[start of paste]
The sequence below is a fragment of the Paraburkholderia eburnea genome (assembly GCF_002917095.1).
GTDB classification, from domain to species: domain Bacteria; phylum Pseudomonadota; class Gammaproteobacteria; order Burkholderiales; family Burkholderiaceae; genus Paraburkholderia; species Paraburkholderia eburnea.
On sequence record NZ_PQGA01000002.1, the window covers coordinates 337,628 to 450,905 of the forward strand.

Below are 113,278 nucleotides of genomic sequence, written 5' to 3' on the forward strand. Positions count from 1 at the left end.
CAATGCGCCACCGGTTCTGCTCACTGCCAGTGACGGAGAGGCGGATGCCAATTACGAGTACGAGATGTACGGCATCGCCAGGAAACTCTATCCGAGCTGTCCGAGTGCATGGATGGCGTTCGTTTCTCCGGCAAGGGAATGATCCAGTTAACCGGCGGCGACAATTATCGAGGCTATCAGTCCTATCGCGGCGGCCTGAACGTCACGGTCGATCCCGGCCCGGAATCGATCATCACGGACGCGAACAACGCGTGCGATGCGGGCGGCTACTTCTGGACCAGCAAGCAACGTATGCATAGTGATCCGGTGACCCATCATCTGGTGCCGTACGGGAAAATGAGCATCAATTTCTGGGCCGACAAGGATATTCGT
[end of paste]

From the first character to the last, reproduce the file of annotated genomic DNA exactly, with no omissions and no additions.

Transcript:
The sequence below is a fragment of the Paraburkholderia eburnea genome (assembly GCF_002917095.1).
GTDB classification, from domain to species: domain Bacteria; phylum Pseudomonadota; class Gammaproteobacteria; order Burkholderiales; family Burkholderiaceae; genus Paraburkholderia; species Paraburkholderia eburnea.
On sequence record NZ_PQGA01000002.1, the window covers coordinates 337,628 to 450,905 of the forward strand.

Below are 113,278 nucleotides of genomic sequence, written 5' to 3' on the forward strand. Positions count from 1 at the left end.
CAATGCGCCACCGGTTCTGCTCACTGCCAGTGACGGAGAGGCGGATGCCAATTACGAGTACGAGATGTACGGCATCGCCAGGAAACTCTATCCGAGCTGTCCGAGTGCATGGATGGCGTTCGTTTCTCCGGCAAGGGAATGATCCAGTTAACCGGCGGCGACAATTATCGAGGCTATCAGTCCTATCGCGGCGGCCTGAACGTCACGGTCGATCCCGGCCCGGAATCGATCATCACGGACGCGAACAACGCGTGCGATGCGGGCGGCTACTTCTGGACCAGCAAGCAACGTATGCATAGTGATCCGGTGACCCATCATCTGGTGCCGTACGGGAAAATGAGCATCAATTTCTGGGCCGACAAGGATATTCGT